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Provincial Hospital for the Insane Ponoka |+|
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Before Alberta existed as a Canadian province, citizens of the North-West Territories deemed to suffer from mental illness were sent to an asylum in Brandon, Manitoba for treatment. However, in 1908, it became clear that the burgeoning population (alongside a growing number of psychiatric patients and "mental defectives") meant that a new institution must be built. The provincial government began constructing Alberta's first mental health institution in Ponoka. The site was deliberately chosen as a rural area - medical advice of the day required fresh air and immersion in nature as remedies for troubled minds. The hospital was also self-sustaining, using gardens to supply its own food. The hospital officially opened in 1911 as the Alberta Hospital for the Insane, and construction finished in 1912. |+|
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|−|During the early and mid-twentieth century, this institution was the primary mental health institution of the province. When the hospital first opened, very few nurses worked there, with little knowledge of psychiatric nursing. However, when Dr. Baragar was appointed Acting Superintendent of the hospital, he also established a nursing school. Dr. Baragar, a psychiatrist from Brandon Mental Hospital, strongly felt that nursing care of "the complexities of the mind" should be a profession in its own right. [[ Provincial Hospital for the Insane Ponoka|Click here for more...]] |+|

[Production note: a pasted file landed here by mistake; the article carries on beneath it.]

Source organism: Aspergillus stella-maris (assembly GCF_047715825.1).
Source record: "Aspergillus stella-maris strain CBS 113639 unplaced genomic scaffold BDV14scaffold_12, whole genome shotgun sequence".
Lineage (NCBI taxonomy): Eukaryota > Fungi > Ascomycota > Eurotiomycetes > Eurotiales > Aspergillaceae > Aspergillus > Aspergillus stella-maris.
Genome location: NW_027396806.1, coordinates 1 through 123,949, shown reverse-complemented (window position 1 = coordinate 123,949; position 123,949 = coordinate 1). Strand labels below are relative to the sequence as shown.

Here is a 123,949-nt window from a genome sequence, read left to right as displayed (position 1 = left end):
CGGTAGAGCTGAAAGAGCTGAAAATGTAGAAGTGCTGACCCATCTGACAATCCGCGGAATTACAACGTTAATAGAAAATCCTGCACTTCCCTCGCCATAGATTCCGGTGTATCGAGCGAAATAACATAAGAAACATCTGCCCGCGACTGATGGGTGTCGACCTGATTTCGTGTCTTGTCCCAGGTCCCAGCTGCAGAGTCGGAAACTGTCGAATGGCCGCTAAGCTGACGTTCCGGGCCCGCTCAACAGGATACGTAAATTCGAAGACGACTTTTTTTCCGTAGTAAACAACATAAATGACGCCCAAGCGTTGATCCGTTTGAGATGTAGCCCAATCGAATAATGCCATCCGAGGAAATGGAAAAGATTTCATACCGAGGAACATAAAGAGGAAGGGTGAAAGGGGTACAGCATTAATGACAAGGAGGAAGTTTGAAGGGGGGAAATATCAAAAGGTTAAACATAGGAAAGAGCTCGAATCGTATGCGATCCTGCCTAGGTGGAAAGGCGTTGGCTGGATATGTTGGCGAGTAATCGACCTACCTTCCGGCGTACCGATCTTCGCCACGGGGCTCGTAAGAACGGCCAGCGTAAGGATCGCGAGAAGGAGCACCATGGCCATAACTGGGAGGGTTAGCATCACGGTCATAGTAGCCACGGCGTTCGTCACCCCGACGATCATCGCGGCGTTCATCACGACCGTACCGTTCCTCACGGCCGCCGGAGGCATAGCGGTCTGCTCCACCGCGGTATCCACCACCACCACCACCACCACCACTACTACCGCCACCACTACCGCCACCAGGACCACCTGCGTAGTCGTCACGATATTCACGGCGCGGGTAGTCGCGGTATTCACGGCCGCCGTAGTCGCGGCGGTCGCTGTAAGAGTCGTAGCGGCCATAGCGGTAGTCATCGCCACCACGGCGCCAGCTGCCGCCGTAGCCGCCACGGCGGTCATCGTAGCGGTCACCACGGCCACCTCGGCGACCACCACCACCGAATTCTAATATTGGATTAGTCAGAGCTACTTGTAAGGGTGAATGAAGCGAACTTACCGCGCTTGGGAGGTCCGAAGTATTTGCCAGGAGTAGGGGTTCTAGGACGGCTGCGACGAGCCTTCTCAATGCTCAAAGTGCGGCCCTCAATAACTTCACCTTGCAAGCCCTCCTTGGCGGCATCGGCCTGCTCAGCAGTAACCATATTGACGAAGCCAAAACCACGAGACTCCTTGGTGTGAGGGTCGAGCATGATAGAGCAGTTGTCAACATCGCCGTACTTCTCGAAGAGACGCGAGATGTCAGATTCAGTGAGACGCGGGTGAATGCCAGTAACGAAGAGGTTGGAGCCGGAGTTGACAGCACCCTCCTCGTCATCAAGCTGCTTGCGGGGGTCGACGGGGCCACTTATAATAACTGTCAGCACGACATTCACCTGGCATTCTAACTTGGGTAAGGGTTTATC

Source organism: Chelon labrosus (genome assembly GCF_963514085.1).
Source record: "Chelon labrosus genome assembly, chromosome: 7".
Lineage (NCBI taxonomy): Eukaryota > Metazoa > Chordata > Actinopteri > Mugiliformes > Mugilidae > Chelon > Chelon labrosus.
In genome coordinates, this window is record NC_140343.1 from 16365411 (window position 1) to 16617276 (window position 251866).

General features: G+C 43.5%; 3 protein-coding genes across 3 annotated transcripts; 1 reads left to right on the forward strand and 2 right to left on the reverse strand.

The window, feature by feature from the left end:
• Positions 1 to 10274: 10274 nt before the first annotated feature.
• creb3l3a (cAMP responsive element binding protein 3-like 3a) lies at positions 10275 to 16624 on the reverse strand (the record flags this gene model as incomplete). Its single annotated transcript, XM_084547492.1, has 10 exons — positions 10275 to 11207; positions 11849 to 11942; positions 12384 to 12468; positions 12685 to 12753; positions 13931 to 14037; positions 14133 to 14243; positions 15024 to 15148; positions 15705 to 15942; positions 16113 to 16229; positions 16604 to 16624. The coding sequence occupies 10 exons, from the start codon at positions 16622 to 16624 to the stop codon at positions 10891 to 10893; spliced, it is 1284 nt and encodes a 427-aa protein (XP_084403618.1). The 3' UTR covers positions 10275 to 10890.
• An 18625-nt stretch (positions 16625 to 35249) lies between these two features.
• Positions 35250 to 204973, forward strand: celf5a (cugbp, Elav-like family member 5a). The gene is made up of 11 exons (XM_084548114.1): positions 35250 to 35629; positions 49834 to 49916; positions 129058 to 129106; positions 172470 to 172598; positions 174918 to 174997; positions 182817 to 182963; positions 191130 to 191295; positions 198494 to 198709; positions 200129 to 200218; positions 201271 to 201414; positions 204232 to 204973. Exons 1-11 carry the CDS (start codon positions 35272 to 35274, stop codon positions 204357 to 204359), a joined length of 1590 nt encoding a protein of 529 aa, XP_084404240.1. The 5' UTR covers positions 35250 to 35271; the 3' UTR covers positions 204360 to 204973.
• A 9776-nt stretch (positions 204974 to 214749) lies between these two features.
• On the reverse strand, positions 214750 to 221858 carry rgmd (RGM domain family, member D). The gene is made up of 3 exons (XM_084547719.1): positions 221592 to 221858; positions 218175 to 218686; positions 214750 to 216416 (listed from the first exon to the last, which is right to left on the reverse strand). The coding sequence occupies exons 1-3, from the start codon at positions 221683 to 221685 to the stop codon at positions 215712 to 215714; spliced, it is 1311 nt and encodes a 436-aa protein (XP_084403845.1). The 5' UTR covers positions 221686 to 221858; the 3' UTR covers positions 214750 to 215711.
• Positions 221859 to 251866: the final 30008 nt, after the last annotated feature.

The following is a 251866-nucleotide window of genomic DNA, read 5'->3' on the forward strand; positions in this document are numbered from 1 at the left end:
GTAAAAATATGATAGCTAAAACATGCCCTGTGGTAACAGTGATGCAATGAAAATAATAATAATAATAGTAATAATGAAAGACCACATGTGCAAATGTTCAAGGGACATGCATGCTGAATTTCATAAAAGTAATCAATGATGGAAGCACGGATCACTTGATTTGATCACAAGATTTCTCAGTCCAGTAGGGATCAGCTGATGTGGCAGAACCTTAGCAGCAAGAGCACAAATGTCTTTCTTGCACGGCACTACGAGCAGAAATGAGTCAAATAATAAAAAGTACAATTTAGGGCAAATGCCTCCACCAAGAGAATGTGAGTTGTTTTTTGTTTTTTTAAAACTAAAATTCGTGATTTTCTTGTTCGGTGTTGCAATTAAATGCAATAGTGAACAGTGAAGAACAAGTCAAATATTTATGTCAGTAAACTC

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Featured Article Of The Week
Elgin State Hospital
On December 28,1869, the Board of Trustees met to examine the nine plans that had been submitted from various architects for the new asylum. The Board had enlisted the aid of two prominent superintendents to act as advisers. One was Dr. Andrew McFarland, M.D., the Superintendent of the state hospital in Jacksonville. The other was Dr. Richard J. Patterson, M.D., former superintendent of state hospitals in Indianapolis, Indiana and Mt. Pleasant, Iowa. Interestingly, the building design of the Jacksonville hospital was largely based on that of the Indiana State Hospital, and is an example of the increasingly common practice of copying designs from one hospital for use at another.
The original name of the Elgin Mental Health Facility (its current name) was The Northern Illinois Hospital and Asylum for the Insane. The doors opened in 1872, however, construction of additional buildings continued until 1874. A rumor circulated for year, and still exists that the State of Illinois approached the City of Elgin with plans to construct a mental institution and a college and offered Elgin one or the other. As the rumor goes, Elgin took the mental institution, De Kalb took Northern Illinois University. As Elgin Historian and celebrated Elgin History author, Bill Briska points out the rumor, "...is totally false" He goes on to state that, "The state hospital was founded in 1869 and the college in 1892. (there are) No connection between the events". Click here for more...